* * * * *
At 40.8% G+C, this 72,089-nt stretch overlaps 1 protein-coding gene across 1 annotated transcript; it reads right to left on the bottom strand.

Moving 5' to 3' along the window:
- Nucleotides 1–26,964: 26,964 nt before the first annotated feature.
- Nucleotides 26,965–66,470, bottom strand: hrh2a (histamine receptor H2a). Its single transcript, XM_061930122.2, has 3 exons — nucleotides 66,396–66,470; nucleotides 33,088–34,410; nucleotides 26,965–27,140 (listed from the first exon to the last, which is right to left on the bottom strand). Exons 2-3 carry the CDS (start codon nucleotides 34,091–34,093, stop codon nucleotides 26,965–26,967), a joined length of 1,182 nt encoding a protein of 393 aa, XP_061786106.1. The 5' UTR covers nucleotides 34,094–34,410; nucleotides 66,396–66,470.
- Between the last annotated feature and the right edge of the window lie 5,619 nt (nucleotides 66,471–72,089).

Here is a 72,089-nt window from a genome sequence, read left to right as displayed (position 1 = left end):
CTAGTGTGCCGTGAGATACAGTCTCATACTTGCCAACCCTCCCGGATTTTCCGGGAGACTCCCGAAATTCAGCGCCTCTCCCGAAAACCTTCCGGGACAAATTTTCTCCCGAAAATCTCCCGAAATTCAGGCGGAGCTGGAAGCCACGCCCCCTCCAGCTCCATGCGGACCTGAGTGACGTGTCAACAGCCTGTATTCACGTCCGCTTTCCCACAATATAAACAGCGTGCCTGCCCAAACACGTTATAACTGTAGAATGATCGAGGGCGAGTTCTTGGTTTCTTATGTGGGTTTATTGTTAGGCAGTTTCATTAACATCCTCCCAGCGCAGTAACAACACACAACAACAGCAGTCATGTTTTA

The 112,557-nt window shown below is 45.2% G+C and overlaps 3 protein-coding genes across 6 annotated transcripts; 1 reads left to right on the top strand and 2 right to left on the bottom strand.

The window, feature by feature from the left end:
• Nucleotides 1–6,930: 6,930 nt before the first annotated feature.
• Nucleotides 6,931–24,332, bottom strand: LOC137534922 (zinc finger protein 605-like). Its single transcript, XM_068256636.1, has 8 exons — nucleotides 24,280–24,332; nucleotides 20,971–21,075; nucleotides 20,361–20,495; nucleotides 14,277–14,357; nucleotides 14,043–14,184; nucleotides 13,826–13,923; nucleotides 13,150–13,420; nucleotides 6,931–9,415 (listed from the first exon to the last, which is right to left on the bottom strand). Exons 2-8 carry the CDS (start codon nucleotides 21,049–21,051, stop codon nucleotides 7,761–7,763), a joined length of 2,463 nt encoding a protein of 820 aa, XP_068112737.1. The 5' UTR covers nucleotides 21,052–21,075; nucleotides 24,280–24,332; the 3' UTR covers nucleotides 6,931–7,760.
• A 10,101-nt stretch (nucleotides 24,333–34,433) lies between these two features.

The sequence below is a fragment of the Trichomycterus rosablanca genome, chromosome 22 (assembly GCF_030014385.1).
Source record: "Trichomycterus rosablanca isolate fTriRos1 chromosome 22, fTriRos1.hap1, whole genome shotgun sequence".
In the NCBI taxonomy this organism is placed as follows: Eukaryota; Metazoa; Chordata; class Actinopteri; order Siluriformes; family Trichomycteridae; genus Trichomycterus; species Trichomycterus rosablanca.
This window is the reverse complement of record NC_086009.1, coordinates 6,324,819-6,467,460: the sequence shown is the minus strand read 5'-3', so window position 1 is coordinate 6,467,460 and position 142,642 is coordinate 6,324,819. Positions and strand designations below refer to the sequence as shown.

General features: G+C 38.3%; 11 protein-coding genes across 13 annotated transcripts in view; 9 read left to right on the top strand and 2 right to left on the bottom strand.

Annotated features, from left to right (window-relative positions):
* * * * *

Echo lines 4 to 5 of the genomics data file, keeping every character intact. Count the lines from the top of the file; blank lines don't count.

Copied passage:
- Nucleotides 26,965–66,470, bottom strand: hrh2a (histamine receptor H2a). Its single transcript, XM_061930122.2, has 3 exons — nucleotides 66,396–66,470; nucleotides 33,088–34,410; nucleotides 26,965–27,140 (listed from the first exon to the last, which is right to left on the bottom strand). Exons 2-3 carry the CDS (start codon nucleotides 34,091–34,093, stop codon nucleotides 26,965–26,967), a joined length of 1,182 nt encoding a protein of 393 aa, XP_061786106.1. The 5' UTR covers nucleotides 34,094–34,410; nucleotides 66,396–66,470.
- Between the last annotated feature and the right edge of the window lie 5,619 nt (nucleotides 66,471–72,089).